15. Feng Y, Su L, Zhong X, Guohong W, Xiao H, Li Y, et al. Exendin-4 promotes proliferation and differentiation of MC3T3-E1 osteoblasts by MAPKs activation. J Mol Endocrinol. (2016) 56:189–99. doi: 10.1530/JME-15-0264

PubMed Abstract | CrossRef Full Text | Google Scholar

16. Yun HM, Park KR, Quang TH, Oh H, Hong JT, Kim YC, et al. 2,4,5-Trimethoxyldalbergiquinol promotes osteoblastic differentiation and mineralization via the BMP and Wnt/β-catenin pathway. Cell Death Dis. (2015) 6:e1819. doi: 10.1038/cddis.2015.185

PubMed Abstract | CrossRef Full Text | Google Scholar

17. Pang JL, Wu BL, He WX, Zhang YQ, Zhao HP, Xie ZH. Effect of antisense oligonucleotide against mouse dentine matrix protein 1 on mineralization ability and calcium ions metabolism in odontoblast-like cell line MDPC-23. Int Endod J. (2006) 39:527–37. doi: 10.1111/j.1365-2591.2006.01104.x

PubMed Abstract | CrossRef Full Text | Google Scholar

18. Yu L, Ma J, Han J, Wang B, Chen X, Gao C. Licochalcone B arrests cell cycle progression and induces apoptosis in human breast cancer MCF-7 cells. Recent Patents Anti-Cancer Drug Discov. (2016) 11:444–52. doi: 10.2174/1574892811666160906091405

PubMed Abstract | CrossRef Full Text | Google Scholar

19. Ye Y, Chou GX, Wang H, Chu JH, Yu ZL. Flavonoids, apigenin and icariin exert potent melanogenic activities in murine B16 melanoma cells. Phytomedicine. (2010) 18:32–5. doi: 10.1016/j.phymed.2010.06.004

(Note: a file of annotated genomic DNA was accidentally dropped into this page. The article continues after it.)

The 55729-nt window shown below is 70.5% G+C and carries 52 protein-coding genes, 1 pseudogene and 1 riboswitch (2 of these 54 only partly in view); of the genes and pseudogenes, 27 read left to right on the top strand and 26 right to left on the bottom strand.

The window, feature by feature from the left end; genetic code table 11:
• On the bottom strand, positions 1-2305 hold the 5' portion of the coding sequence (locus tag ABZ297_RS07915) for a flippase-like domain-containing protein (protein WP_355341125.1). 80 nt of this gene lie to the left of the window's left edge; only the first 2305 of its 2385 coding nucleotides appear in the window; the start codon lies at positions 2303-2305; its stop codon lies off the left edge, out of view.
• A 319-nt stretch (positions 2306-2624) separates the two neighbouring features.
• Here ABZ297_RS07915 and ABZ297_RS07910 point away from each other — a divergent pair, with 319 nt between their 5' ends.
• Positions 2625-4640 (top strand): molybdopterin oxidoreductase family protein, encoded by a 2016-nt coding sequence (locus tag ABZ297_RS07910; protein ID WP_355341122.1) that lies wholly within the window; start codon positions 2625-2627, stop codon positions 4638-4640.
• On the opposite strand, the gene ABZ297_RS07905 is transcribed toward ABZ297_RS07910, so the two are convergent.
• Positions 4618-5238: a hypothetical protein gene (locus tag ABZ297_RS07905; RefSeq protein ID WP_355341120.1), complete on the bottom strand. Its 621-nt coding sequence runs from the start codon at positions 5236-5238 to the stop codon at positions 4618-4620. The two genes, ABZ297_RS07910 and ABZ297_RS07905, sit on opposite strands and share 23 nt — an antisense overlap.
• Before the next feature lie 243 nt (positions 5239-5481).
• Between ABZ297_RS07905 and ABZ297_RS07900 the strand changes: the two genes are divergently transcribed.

PubMed Abstract | CrossRef Full Text | Google Scholar

20. Li D, Liu J, Guo B, Liang C, Dang L, Lu C, et al. Osteoclast-derived exosomal miR-214-3p inhibits osteoblastic bone formation. Nat Commun. (2016) 7:10872. doi: 10.1038/ncomms10872

PubMed Abstract | CrossRef Full Text | Google Scholar

21. Kim YH, Choi YJ, Kang MK, Park SH, Antika LD, Lee EJ, et al. Astragalin inhibits allergic inflammation and airway thickening in ovalbumin-challenged mice. J Agric Food Chem. (2017) 65:836–45. doi: 10.1021/acs.jafc.6b05160

PubMed Abstract | CrossRef Full Text | Google Scholar

22. Lee HS, Jung EY, Bae SH, Kwon KH, Kim JM, Suh HJ. Stimulation of osteoblastic differentiation and mineralization in MC3T3-E1 cells by yeast hydrolysate. Phytother Res. (2011) 25:716–23. doi: 10.1002/ptr.3328

PubMed Abstract | CrossRef Full Text | Google Scholar

23. Klumpers DD, Zhao X, Mooney DJ, Smit TH. Cell mediated contraction in 3D cell-matrix constructs leads to spatially regulated osteogenic differentiation. Integr Biol. (2013) 5:1174–83. doi: 10.1039/c3ib40038g

PubMed Abstract | CrossRef Full Text | Google Scholar

24. Zeng W, Yan Y, Zhang F, Zhang C, Liang W. Chrysin promotes osteogenic differentiation via ERK/MAPK activation. Protein Cell. (2013) 4:539–47. doi: 10.1007/s13238-013-3003-3

PubMed Abstract | CrossRef Full Text | Google Scholar

25. Niu YB, Li YH, Kong XH, Zhang R, Sun Y, Li Q, et al. The beneficial effect of Radix Dipsaci total saponins on bone metabolism in vitro and in vivo and the possible mechanisms of action. Osteoporos Int. (2012) 23:2649–60. doi: 10.1007/s00198-012-1932-y

PubMed Abstract | CrossRef Full Text | Google Scholar

26. Rodan Ga MT. Therapeutic approaches to bone diseases. Science. (2000) 289:1508–14. doi: 10.1126/science.289.5484.1508

PubMed Abstract | CrossRef Full Text | Google Scholar